- The Washington Times - Friday, November 19, 2004

KIEV — Ukraine will choose a successor to President Leonid Kuchma tomorrow amid extraordinary scrutiny from the United States and Europe, with many observers already saying the governing party can win only through fraud.

First-round balloting on Oct. 31 ended in a virtual dead heat, with pro-Kuchma Prime Minister Viktor Yanukovych and opposition candidate Viktor Yushchenko within a half-percentage point of each other, despite widespread questions about the fairness of the campaign.

About 1,000 foreign observers will fan out across the country for the vote, sponsored by the European Network of Election Monitoring Organizations (ENEMO), which is cooperating with Freedom House and the Washington-based National Democratic Institute for International Affairs.

U.S. Senate Foreign Relations Committee Chairman Richard G. Lugar, Indiana Republican, arrived in Kiev yesterday to observe the election on behalf of President Bush. It is the first time a U.S. president has sent an envoy to oversee a Ukrainian election.

Mr. Lugar met with Mr. Kuchma to urge him to ensure a fair vote and convey a message from Mr. Bush that Ukraine’s relations with the United States would depend on the vote’s legitimacy.

“I will indicate personally to the leadership of this country what is at stake, to instruct their followers and those who may have some influence to take seriously the fact that the world is watching,” Agence France-Presse quoted Mr. Lugar as telling reporters.

The Washington Times reported Thursday that several allies of Mr. Yanukovych have been placed on a U.S. visa watch list under a law that permits the United States to bar foreigners suspected of corruption and undermining their country’s election processes.

People on the list include Kuchma chief of staff Viktor Medvedchuk, the president’s son-in-law and parliament member Viktor Pinchuk, General Prosecutor Gennadiy Vasyliev and Minister of Internal Affairs Mykola Bilokon.

A State Department official in Washington also said the first round of elections was not free and fair and that “we remain quite concerned that they are not going to meet that requirement” in the second round.

Mr. Kuchma, who is retiring after 10 years as president and two as prime minister, responded Thursday by accusing “some” opposition leaders of undermining democracy but said he did not think the U.S. Congress would pass sanctions against Ukrainian officials.

“Serious men sit in [the U.S.] Congress,” he said. “I am convinced that Congress won’t make any decision for a very simple reason, because … the Ukrainian people will elect a new president in keeping with our constitution and in keeping with our laws. …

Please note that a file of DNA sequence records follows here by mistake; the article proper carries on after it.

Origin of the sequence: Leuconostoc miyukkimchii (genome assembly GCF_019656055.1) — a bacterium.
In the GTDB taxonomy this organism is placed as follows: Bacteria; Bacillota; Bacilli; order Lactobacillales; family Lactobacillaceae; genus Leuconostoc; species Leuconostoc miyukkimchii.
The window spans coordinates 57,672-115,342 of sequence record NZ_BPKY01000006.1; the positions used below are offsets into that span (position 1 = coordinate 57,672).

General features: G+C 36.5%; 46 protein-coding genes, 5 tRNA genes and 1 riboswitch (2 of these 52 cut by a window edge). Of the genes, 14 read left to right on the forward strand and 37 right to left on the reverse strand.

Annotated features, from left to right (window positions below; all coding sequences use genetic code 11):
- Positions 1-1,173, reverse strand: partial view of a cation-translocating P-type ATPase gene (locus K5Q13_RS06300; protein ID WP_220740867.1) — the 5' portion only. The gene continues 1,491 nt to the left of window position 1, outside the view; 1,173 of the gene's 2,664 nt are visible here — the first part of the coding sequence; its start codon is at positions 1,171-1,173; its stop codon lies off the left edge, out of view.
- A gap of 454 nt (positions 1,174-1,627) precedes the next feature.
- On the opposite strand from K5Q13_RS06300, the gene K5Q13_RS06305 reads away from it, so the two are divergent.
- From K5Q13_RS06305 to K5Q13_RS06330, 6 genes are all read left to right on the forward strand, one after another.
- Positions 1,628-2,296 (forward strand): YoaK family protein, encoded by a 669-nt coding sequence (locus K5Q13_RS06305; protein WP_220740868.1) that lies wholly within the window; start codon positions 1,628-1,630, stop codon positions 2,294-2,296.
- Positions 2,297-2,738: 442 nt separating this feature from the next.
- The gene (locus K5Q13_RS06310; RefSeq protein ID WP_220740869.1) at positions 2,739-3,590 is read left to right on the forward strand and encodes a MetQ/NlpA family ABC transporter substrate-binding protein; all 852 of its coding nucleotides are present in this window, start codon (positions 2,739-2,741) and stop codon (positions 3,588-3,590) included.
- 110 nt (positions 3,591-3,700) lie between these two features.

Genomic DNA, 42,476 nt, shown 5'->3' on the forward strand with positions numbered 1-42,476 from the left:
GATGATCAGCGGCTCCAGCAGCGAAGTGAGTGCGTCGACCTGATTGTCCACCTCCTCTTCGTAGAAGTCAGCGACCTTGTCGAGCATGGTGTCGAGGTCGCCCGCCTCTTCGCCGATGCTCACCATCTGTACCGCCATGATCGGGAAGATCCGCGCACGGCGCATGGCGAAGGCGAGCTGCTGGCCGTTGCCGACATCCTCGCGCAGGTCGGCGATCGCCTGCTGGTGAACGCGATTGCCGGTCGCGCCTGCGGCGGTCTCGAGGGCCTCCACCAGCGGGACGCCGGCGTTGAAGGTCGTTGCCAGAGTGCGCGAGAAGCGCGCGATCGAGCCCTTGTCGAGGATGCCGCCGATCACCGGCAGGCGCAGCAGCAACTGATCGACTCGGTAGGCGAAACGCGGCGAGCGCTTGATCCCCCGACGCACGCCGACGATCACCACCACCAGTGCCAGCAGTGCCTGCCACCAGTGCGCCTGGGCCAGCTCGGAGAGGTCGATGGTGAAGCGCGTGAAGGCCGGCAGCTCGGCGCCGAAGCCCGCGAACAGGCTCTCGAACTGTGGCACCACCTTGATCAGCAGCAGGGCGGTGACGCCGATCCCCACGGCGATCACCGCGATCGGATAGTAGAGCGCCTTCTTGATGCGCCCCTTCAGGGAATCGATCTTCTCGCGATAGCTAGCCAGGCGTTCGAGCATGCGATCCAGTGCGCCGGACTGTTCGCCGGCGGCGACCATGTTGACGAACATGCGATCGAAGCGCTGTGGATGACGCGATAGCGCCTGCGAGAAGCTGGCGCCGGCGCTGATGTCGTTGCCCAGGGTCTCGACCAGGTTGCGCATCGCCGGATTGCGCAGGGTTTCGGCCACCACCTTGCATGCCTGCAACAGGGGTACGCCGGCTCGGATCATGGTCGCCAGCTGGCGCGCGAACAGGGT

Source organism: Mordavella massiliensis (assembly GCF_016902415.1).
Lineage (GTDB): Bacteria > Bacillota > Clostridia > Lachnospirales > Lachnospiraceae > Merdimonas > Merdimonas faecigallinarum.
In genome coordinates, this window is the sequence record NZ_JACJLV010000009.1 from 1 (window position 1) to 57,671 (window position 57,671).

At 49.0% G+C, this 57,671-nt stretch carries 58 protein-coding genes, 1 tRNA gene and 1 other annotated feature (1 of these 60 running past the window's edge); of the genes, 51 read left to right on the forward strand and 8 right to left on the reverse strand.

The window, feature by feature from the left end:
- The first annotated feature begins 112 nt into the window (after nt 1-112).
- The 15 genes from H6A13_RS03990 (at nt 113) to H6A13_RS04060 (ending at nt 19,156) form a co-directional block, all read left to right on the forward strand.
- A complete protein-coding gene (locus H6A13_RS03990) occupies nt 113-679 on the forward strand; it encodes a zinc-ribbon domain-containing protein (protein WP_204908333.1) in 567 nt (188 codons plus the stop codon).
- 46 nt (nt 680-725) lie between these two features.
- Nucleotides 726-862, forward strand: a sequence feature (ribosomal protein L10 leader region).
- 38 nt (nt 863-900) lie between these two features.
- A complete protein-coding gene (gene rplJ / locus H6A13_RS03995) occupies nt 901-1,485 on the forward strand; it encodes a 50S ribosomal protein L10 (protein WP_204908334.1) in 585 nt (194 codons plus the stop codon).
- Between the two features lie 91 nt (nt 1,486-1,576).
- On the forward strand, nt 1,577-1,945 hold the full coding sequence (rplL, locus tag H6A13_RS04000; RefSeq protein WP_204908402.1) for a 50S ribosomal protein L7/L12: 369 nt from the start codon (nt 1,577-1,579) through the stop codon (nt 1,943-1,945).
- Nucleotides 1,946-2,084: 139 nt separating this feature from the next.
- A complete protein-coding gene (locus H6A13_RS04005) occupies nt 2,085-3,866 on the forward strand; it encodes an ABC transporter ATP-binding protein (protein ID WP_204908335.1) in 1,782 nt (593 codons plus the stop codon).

“The president will become who the Ukrainian people elect,” he said. “Ukraine needs absolutely honest elections and an absolutely legitimate president like [it needs] the air.”

U.S. and European observers, however, said a dirty-tricks campaign against Mr. Yushchenko’s supporters has cast doubt on the integrity of the second round.

“The numerous irregularities identified by our mission before Oct. 31 and during the interelection period have the potential to undermine the integrity of the electoral process,” said Edil Baisalov, co-leader of ENEMO.

ENEMO co-leader Peter Novotny said the group also was concerned about “pressure on students and state workers to support the government candidate or face repercussions.”

Threats and physical assaults against election commissioners, campaign workers, election observers, students and the press have increased since the first round of the elections.

Mr. Yushchenko said yesterday that he would bring “millions” of followers into the streets to defend the constitution if the government tried to falsify tomorrow’s results.

Mr. Lugar, before leaving Washington, said “a fraudulent or illegal victory would leave Ukraine’s leadership and country crippled. … The new president would lack legitimacy with the Ukrainian people and the international community.”

The United States has provided about $13.6 million in assistance to support democratic elections in Ukraine.

The aid is part of a broader, multiyear effort to further democracy by promoting an independent press, local government reform, rule of law, civil society development, and an open and transparent political process.

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